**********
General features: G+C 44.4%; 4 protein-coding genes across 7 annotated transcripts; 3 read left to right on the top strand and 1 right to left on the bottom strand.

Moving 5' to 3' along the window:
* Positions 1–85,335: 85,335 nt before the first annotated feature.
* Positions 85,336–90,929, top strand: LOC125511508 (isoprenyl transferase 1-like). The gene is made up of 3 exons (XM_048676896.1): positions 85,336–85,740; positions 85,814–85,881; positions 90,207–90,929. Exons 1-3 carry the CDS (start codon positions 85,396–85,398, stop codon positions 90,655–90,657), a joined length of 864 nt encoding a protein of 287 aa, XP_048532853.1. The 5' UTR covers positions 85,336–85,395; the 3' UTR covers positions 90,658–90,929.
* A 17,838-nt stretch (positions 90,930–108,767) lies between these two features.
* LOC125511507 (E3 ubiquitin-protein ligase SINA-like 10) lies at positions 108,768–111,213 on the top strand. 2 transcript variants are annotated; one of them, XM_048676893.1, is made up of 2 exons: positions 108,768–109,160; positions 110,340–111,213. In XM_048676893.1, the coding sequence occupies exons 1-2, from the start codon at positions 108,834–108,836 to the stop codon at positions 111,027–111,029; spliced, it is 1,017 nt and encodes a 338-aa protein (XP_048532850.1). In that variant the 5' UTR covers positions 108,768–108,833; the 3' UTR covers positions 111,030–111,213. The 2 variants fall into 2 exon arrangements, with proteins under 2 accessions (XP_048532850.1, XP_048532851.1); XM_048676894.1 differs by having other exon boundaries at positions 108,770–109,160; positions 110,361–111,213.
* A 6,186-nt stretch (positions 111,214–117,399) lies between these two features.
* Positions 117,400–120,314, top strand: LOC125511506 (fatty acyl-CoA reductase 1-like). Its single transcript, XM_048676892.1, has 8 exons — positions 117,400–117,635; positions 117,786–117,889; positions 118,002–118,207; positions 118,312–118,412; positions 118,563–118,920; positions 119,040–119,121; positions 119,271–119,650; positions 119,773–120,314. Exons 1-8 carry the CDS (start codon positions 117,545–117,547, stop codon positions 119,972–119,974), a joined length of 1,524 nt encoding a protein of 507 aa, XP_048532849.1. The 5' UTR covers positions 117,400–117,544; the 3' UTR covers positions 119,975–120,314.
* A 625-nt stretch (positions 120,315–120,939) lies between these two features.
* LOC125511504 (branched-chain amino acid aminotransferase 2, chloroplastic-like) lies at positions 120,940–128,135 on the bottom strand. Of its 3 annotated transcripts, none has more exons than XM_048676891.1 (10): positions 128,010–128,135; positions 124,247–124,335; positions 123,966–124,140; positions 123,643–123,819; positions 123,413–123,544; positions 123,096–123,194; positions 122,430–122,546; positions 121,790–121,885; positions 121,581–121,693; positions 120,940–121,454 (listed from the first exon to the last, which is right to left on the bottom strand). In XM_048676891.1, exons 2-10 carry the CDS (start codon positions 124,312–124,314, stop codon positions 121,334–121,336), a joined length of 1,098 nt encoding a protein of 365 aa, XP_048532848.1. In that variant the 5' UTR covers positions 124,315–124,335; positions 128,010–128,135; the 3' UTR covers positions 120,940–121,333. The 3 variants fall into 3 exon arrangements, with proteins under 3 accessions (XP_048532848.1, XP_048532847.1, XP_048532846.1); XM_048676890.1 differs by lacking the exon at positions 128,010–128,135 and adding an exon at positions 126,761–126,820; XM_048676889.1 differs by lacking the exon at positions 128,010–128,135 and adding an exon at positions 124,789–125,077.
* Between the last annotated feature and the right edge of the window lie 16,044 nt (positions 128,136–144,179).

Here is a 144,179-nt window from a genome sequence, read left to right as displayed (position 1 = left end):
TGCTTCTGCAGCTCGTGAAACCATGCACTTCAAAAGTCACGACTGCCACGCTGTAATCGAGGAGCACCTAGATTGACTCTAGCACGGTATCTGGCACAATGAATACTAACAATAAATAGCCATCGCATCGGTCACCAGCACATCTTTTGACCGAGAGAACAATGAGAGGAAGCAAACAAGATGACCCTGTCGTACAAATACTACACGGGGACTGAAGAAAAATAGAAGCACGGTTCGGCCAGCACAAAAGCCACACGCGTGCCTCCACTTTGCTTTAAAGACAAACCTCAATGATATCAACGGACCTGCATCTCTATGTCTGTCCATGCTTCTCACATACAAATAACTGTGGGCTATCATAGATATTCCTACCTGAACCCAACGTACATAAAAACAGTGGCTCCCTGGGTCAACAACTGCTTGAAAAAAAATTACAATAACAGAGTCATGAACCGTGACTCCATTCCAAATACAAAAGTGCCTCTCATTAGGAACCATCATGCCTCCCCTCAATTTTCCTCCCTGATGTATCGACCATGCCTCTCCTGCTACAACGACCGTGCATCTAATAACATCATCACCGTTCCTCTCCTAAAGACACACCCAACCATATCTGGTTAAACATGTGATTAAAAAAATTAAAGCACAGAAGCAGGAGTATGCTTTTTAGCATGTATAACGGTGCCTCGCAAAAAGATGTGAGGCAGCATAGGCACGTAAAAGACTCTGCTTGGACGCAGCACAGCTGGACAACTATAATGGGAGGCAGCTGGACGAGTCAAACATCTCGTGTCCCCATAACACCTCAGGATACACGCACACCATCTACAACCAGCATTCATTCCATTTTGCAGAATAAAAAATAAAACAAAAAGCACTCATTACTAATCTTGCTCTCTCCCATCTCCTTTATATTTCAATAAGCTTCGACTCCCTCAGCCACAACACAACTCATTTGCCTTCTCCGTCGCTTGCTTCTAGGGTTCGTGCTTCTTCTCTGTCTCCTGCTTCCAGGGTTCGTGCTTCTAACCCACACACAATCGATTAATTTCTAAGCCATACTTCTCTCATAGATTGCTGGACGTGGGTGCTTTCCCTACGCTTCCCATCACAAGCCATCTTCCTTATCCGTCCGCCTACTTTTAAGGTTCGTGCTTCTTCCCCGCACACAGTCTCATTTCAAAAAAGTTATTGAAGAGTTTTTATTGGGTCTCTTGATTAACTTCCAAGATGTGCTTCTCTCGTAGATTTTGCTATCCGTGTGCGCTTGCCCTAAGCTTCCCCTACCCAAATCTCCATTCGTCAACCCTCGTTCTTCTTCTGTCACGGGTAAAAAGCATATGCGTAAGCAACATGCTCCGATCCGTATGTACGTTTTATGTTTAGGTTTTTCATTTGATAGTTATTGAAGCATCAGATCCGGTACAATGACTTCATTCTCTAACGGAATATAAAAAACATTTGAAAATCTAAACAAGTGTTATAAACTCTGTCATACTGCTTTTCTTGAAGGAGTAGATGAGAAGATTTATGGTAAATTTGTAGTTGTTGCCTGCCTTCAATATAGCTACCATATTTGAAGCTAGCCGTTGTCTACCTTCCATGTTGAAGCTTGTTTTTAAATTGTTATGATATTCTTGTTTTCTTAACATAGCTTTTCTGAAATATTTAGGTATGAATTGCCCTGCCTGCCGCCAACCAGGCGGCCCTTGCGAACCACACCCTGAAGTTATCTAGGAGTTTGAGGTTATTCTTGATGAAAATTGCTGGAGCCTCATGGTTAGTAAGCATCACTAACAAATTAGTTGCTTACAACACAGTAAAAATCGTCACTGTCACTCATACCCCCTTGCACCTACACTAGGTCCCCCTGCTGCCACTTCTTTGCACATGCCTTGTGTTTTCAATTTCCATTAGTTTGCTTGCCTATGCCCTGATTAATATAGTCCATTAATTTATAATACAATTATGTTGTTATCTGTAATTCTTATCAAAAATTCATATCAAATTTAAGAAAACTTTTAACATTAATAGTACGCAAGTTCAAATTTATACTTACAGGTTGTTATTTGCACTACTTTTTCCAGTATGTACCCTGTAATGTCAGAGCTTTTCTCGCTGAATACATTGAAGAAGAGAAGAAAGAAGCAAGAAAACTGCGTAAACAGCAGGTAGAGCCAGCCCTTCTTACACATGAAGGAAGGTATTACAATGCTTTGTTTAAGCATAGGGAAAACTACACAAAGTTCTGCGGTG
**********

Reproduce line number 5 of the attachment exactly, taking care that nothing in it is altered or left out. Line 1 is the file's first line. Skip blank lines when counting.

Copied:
* A 17,838-nt stretch (positions 90,930–108,767) lies between these two features.